Bandwidth will also play an important role with the increase of cloud-based and subscription-based services states and departments are signing up for, in addition to the consortium they are putting together.
Public safety services
Many law enforcement agencies and states are banding together and utilizing public safety services as well. One such public service, VINE, or Victim Information and Notification Everyday, came about after the 1993 murder of Mary Byron in Jefferson County, Ky., at the hands of her former boyfriend who was released from prison without her being notified. Th e service — unveiled by Appriss in Louisville and Jefferson County a year after Byron’s death — provides automatic notification to a victim when an inmate is released. Th e service is connected to jail management and the department of corrections, providing close to real-time notifications.
“They can sign up for free,” Aaron Davis, marketing analyst with Appriss, said in regards to victims. “It allows them to take whatever precautions they need to in order to be safe.” While the service greatly benefits victims, law enforcement agencies are also aided by it since it eliminates the need to manually notify victims — particularly for departments who might not have the resources to do so — and allows agencies’ staff to focus on their core responsibilities.
Appriss’ nationwide JusticeXchange is service directly for law enforcement agencies. “It uses real-time booking information,” said Davis, allowing agencies to “look for persons of interest who might be in other jails.” Agencies can also put out notices on persons of interest, too, so they are notified if the individual is booked by another agency. “It also provides in-depth reporting and other tools.”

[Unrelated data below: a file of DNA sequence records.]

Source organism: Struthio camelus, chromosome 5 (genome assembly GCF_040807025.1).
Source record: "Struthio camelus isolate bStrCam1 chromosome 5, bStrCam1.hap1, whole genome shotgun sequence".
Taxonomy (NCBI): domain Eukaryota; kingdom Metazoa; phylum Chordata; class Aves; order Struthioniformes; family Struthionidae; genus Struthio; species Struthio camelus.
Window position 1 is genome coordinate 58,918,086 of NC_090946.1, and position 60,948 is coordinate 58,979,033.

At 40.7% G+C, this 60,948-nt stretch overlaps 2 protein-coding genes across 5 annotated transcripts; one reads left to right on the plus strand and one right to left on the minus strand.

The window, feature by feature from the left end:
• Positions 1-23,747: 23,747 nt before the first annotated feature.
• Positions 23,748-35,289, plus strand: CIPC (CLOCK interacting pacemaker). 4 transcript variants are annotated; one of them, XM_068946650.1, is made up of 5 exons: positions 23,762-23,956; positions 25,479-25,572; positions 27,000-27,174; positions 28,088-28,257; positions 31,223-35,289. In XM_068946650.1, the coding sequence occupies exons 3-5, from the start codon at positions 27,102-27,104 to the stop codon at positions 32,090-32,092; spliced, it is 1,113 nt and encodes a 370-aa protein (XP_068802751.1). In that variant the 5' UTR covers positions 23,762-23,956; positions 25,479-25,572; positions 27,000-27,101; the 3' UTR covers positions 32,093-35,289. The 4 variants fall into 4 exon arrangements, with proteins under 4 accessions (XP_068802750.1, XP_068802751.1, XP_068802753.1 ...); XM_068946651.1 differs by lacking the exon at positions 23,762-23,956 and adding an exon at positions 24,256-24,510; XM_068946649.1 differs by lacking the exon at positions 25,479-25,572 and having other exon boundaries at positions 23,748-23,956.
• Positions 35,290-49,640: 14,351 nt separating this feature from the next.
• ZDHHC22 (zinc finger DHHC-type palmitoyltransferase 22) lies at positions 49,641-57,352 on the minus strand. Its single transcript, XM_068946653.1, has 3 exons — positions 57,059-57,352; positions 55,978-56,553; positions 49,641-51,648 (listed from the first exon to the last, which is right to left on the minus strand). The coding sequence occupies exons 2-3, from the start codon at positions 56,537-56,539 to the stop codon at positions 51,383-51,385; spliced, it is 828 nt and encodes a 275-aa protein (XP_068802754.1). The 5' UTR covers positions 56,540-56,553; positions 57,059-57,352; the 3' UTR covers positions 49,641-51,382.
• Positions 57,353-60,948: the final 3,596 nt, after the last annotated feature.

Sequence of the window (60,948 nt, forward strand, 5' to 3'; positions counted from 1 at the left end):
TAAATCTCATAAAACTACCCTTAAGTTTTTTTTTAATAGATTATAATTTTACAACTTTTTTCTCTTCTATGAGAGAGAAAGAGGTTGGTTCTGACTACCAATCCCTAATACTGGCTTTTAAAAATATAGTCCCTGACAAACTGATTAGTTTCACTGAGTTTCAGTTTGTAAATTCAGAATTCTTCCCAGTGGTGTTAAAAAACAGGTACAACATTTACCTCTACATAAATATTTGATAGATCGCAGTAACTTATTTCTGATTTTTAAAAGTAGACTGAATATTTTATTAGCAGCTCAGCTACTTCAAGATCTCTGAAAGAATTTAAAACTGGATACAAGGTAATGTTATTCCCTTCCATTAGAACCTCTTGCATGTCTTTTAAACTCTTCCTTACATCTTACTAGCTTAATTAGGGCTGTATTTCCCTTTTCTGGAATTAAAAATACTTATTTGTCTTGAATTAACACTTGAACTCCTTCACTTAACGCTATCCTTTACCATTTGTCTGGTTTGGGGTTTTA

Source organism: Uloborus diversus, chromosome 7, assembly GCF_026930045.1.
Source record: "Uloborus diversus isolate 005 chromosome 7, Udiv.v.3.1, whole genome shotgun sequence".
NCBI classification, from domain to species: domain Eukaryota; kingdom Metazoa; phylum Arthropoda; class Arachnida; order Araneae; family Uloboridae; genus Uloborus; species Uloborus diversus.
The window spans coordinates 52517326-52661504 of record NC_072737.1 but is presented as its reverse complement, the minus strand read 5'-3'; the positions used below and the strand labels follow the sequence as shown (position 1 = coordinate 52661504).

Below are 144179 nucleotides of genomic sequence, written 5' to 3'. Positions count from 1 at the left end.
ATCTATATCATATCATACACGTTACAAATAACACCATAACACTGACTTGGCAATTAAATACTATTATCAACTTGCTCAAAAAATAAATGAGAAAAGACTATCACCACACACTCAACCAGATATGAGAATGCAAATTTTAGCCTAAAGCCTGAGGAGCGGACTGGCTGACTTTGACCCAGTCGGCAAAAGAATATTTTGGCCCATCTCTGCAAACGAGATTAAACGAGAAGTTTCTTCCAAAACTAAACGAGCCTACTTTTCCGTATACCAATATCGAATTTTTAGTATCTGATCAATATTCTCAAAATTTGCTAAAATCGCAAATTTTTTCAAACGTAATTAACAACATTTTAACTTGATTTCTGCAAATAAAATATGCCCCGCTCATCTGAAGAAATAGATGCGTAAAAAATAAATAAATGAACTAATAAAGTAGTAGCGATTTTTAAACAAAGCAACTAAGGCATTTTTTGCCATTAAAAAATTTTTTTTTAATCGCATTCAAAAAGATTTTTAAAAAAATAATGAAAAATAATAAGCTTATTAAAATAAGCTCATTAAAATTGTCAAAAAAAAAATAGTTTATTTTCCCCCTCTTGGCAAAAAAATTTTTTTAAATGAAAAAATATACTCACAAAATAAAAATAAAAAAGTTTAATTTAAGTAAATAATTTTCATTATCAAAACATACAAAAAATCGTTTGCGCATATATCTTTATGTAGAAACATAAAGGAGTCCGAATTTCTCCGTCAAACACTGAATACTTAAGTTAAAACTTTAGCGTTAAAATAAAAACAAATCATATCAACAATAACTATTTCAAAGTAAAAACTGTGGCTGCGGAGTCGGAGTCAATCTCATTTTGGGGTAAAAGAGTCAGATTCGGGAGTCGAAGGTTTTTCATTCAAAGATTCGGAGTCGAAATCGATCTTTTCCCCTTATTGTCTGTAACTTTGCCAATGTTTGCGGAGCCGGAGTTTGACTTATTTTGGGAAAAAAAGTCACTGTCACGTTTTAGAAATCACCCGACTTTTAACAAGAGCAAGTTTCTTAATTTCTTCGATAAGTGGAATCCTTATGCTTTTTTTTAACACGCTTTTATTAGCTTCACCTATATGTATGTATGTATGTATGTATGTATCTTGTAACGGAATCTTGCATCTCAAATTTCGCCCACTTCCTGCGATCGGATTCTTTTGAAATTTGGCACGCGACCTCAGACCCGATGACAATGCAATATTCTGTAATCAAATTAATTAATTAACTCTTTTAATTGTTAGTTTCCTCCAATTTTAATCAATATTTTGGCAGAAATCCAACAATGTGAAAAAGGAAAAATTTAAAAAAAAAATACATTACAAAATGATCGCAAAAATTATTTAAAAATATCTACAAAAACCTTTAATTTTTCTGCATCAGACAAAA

Several states, including local law enforcement agencies, are also on board for CrashLogic, which tracks crash data within a state and runs analytics. “It allows states to make data-driven decisions through law enforcement and to address areas experiencing trouble,” Davis said. “It is offered for free to law enforcement.”
Another bonus, according to Davis, is it keeps data and reports uniform across a state. “We have good partnerships with a lot of states,” said Davis. “We really do try and meet customer service expectations and help them hit their goals.” He noted some of the states they have worked closely with include Indiana, Kentucky, Illinois, Georgia, among others.
The service is tied to BuyCrash.com, which allows community members and insurance agencies to obtain crash reports without having to drive to a department. The requester pays a small fee, which allows Appriss to provide its CrashLogic for free to law enforcement agencies. Since it is managing both CrashLogic and BuyCrash, it frees up police staff who otherwise would have handled such requests for accident reports.